Different states may have different processes, and different laws may govern condos, HOAs, and co-ops, but the end result remains the same: a housing association or cooperative must have a board to function. In New Jersey, says attorney Scott Piekarsky, principal at the Hackensack office of law firm Offit Kurman, P.A., “Under the PREDFDA regulations”—the Planned Real Estate Full Disclosure Act regulations also known as the Radburn Law—“if an association has no executive board members, and the association members fail to act on a petition or by majority, any member or group at common expense and on written notice to all owners may petition a court with jurisdiction for authority to act temporarily in the interest of the association and to organize and hold an election within 90 days of the court’s order.”

“If the association fails to exist,” says Van Duyne, “then arguably, the State could require the unit owners to retain and pay for outside management services to run their community, if they refuse to take on this responsibility for themselves. This is a serious problem, and it will affect all of the unit owners. It is impossible in this type of situation just to ‘stop being an HOA.’”   

In other words, somebody’s gotta step up. Even in the extreme circumstance of judicial intervention, an association must eventually find and elect from among its membership a board of directors to govern and run itself. 

The Practical Answer

Attorney Michael C. Kim, of counsel with law firm Schoenberg Finkel Beederman Bell Glazer LLC in Chicago, has seen this situation play out in his client communities. “Particularly in smaller associations,” he says, “there may be a lack of interest among the membership to run for and serve on the board of directors, especially for self-managed associations in which the officers and directors may have to personally perform the various tasks to operate the association.” The double-whammy in these scenarios is that board members can easily burn out. “However,” Kim continues, “the association must have a board (or at least a quorum of the board) in place in order to run the association.”

In the event that a board member’s or members’ term of office is expiring without someone lined up to replace them, “even though their term of office may have technically expired,” says Kim, “they remain as directors until new directors are duly elected and qualified. Of course, a director can always submit his/her resignation and thereby step off the board, but needless to say, if there is no board, it will not take long to have operations come to a standstill, bills be unpaid, utility and other services to stop, sales and refinancings not able to proceed, all leading to a ‘failed’ condominium and chaos.”

 To avoid such a disaster, Kim recommends that the existing board members identify other owners/shareholders who seem to be qualified and may be willing to make a commitment to serve for at least a term or two, and then actively lobby them to run. “Consider agreeing to be available as a resource to them so that they are not going to be left to flounder on their own,” he continues. “Possibly it can be done in stages, so that part of the board agrees to stay in place for a year, and then transition off when more new candidates can be convinced to join the board.”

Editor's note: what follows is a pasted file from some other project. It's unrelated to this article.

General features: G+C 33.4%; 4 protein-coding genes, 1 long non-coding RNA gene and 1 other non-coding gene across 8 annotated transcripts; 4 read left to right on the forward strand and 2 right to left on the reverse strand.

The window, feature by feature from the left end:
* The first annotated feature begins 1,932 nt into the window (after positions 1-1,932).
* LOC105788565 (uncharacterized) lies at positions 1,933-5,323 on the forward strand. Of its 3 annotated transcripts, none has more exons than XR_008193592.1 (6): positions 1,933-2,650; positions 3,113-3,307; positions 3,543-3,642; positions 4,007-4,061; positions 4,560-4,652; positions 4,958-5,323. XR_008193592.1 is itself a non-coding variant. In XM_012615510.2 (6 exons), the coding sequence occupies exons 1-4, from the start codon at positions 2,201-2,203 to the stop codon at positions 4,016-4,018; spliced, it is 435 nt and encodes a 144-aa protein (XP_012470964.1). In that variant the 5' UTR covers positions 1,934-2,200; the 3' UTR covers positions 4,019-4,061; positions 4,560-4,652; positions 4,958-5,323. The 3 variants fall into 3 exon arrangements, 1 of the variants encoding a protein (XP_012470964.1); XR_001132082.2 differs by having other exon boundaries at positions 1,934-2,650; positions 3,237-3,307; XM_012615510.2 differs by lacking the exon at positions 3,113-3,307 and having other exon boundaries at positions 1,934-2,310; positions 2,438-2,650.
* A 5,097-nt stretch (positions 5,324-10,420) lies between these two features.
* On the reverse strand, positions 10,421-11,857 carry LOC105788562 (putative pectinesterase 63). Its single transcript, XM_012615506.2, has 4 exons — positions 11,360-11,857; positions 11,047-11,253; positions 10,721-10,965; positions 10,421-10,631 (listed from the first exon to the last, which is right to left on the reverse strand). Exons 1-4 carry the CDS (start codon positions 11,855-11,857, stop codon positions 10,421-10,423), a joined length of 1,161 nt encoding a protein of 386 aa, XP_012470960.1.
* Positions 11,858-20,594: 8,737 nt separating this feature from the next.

In the worst case scenario, explains Kim, the board or an owner or group of owners will need to petition the Circuit Court to hold an election to fill vacant board seats. If even that fails, then the Court will need to appoint a receiver to take control of and operate the association, Kim explains. “The receiver would be paid for services as well as the receiver’s attorney and possibly a management company—all of which can become very expensive,” he warns. 

“It is also possible that the association may be deemed a ‘distressed condominium’ under the Illinois Condominium Property Act, possibly leading ultimately to the termination of the condominium and leaving the owners as tenants in common with no governing structure, likely individual unit mortgage foreclosures, no insurance protection, and loss of equity in their units.” Another possible alternative—but one with similarly disastrous results—is to file for bankruptcy, says Kim, either for reorganization or liquidation. This would put the association or corporation in the hands of a bankruptcy trustee. Either way, “it would be worse than a third world country,” Kim contends.  

 “If there is truly no one to serve, you should check your condominium documents and see if there is any process stated for approving budgets and/or filling board positions,” adds Einhorn. “As a very last resort, it may be possible to seek a court appointment for a receiver to manage the property—but that really would be a terrible shame, because of the costs involved, and, with effort and communication, typically that can be avoided.” In avoidance of such an outcome, Kim suggests that the board members “engage a qualified attorney to candidly address the situation at a meeting of the owners—hopefully there will be a positive response.” 

To borrow from Benjamin Franklin’s remarks at our nation’s Constitutional Convention: it is an HOA (or co-op or condo)—if you can keep it.  

Darcey Gerstein is Associate Editor and a Staff Writer for CooperatorNews.